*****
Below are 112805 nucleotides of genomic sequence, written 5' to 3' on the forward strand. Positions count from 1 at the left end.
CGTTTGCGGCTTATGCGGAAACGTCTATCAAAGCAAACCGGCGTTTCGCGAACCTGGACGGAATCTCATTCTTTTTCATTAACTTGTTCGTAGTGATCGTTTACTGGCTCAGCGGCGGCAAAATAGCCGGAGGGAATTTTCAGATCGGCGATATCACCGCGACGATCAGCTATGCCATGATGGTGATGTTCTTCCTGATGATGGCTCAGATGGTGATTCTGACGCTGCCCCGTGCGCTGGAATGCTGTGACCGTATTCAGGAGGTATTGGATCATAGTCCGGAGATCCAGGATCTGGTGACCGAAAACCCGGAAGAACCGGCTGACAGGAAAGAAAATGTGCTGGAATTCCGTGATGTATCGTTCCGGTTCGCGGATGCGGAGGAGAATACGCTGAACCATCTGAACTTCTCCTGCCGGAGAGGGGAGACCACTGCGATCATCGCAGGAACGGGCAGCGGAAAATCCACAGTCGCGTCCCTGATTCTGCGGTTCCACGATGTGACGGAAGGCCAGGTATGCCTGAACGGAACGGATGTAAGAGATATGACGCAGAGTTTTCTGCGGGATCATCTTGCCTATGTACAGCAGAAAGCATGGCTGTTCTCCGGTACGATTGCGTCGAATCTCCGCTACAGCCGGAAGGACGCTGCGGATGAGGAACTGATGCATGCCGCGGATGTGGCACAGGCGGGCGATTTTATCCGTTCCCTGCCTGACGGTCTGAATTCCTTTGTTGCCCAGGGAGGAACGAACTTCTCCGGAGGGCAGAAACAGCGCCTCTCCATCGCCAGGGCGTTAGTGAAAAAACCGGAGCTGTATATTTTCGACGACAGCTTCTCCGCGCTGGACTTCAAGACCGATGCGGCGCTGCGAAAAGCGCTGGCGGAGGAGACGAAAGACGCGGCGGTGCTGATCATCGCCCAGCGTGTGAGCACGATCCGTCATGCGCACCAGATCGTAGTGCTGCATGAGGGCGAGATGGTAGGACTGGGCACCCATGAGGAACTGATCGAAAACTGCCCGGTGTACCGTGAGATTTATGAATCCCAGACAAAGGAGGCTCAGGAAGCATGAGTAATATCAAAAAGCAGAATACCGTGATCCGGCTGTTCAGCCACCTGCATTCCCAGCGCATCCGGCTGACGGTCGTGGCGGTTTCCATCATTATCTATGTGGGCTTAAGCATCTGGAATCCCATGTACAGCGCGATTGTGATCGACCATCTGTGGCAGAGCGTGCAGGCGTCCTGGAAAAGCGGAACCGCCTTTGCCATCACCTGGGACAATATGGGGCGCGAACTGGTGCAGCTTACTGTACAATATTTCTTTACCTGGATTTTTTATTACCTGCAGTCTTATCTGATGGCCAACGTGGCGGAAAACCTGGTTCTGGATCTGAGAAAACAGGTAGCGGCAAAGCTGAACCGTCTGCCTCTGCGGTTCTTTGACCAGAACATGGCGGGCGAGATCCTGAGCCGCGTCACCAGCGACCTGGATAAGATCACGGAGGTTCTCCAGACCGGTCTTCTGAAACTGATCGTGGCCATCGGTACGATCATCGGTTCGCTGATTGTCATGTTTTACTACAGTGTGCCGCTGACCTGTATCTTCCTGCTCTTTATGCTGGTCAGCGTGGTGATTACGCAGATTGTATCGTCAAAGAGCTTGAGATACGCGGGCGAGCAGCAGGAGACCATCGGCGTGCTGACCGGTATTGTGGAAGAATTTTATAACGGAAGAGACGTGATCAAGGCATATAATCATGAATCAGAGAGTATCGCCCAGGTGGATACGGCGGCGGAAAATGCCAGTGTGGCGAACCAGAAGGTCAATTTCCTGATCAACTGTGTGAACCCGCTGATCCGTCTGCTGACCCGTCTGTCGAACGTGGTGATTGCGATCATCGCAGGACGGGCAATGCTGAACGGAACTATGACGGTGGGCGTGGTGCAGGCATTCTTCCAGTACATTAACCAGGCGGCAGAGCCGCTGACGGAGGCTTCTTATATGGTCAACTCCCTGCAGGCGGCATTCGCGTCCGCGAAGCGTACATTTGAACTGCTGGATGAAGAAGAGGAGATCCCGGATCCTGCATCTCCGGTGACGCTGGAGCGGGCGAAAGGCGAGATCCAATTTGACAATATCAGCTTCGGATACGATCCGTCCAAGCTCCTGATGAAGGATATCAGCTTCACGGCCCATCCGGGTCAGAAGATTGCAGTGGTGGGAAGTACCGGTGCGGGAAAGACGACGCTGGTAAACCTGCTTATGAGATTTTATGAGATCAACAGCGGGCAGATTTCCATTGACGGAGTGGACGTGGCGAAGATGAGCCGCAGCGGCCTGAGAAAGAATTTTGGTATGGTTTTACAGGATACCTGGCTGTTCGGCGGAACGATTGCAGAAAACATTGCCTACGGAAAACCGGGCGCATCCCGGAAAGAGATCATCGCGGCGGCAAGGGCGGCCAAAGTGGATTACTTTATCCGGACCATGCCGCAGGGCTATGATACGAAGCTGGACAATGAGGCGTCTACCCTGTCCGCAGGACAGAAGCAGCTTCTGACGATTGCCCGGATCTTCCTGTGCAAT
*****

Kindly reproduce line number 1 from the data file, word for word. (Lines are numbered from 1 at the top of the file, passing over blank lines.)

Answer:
Below are 112805 nucleotides of genomic sequence, written 5' to 3' on the forward strand. Positions count from 1 at the left end.